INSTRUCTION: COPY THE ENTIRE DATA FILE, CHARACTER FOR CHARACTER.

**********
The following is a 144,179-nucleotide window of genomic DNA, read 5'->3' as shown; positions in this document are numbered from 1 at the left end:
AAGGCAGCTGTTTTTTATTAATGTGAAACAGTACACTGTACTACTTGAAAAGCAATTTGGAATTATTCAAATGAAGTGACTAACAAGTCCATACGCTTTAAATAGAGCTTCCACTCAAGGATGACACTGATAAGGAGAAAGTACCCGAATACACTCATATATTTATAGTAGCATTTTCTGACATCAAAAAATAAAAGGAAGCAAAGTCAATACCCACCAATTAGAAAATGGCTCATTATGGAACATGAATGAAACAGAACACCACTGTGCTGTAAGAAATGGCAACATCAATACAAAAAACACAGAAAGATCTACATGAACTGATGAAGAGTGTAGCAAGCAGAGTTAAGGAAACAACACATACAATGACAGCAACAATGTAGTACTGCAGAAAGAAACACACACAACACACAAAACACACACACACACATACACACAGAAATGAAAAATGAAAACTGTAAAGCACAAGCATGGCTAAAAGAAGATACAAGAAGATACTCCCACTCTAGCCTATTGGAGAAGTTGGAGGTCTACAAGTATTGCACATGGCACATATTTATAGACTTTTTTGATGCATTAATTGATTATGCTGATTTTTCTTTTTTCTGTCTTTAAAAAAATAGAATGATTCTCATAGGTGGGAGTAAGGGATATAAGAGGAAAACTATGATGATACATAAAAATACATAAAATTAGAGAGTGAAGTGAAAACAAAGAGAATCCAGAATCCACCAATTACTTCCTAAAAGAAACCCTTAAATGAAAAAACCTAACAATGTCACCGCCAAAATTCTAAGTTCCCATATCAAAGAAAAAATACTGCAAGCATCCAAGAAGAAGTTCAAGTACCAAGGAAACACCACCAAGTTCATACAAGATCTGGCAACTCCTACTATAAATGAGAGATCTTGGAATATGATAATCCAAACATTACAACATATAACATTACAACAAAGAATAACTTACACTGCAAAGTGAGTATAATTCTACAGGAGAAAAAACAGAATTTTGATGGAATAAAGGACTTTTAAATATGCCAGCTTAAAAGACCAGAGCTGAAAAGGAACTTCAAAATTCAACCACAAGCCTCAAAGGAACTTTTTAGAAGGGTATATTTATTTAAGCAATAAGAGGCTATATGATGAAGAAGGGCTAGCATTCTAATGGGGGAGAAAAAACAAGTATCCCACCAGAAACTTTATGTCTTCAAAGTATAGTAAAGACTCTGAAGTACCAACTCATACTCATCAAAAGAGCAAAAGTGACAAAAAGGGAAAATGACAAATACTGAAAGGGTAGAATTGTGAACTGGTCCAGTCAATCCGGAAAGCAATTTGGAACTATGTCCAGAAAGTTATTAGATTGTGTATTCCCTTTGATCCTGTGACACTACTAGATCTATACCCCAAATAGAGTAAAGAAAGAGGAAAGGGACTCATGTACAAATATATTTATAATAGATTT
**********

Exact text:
The following is a 144,179-nucleotide window of genomic DNA, read 5'->3' as shown; positions in this document are numbered from 1 at the left end:
AAGGCAGCTGTTTTTTATTAATGTGAAACAGTACACTGTACTACTTGAAAAGCAATTTGGAATTATTCAAATGAAGTGACTAACAAGTCCATACGCTTTAAATAGAGCTTCCACTCAAGGATGACACTGATAAGGAGAAAGTACCCGAATACACTCATATATTTATAGTAGCATTTTCTGACATCAAAAAATAAAAGGAAGCAAAGTCAATACCCACCAATTAGAAAATGGCTCATTATGGAACATGAATGAAACAGAACACCACTGTGCTGTAAGAAATGGCAACATCAATACAAAAAACACAGAAAGATCTACATGAACTGATGAAGAGTGTAGCAAGCAGAGTTAAGGAAACAACACATACAATGACAGCAACAATGTAGTACTGCAGAAAGAAACACACACAACACACAAAACACACACACACACATACACACAGAAATGAAAAATGAAAACTGTAAAGCACAAGCATGGCTAAAAGAAGATACAAGAAGATACTCCCACTCTAGCCTATTGGAGAAGTTGGAGGTCTACAAGTATTGCACATGGCACATATTTATAGACTTTTTTGATGCATTAATTGATTATGCTGATTTTTCTTTTTTCTGTCTTTAAAAAAATAGAATGATTCTCATAGGTGGGAGTAAGGGATATAAGAGGAAAACTATGATGATACATAAAAATACATAAAATTAGAGAGTGAAGTGAAAACAAAGAGAATCCAGAATCCACCAATTACTTCCTAAAAGAAACCCTTAAATGAAAAAACCTAACAATGTCACCGCCAAAATTCTAAGTTCCCATATCAAAGAAAAAATACTGCAAGCATCCAAGAAGAAGTTCAAGTACCAAGGAAACACCACCAAGTTCATACAAGATCTGGCAACTCCTACTATAAATGAGAGATCTTGGAATATGATAATCCAAACATTACAACATATAACATTACAACAAAGAATAACTTACACTGCAAAGTGAGTATAATTCTACAGGAGAAAAAACAGAATTTTGATGGAATAAAGGACTTTTAAATATGCCAGCTTAAAAGACCAGAGCTGAAAAGGAACTTCAAAATTCAACCACAAGCCTCAAAGGAACTTTTTAGAAGGGTATATTTATTTAAGCAATAAGAGGCTATATGATGAAGAAGGGCTAGCATTCTAATGGGGGAGAAAAAACAAGTATCCCACCAGAAACTTTATGTCTTCAAAGTATAGTAAAGACTCTGAAGTACCAACTCATACTCATCAAAAGAGCAAAAGTGACAAAAAGGGAAAATGACAAATACTGAAAGGGTAGAATTGTGAACTGGTCCAGTCAATCCGGAAAGCAATTTGGAACTATGTCCAGAAAGTTATTAGATTGTGTATTCCCTTTGATCCTGTGACACTACTAGATCTATACCCCAAATAGAGTAAAGAAAGAGGAAAGGGACTCATGTACAAATATATTTATAATAGATTT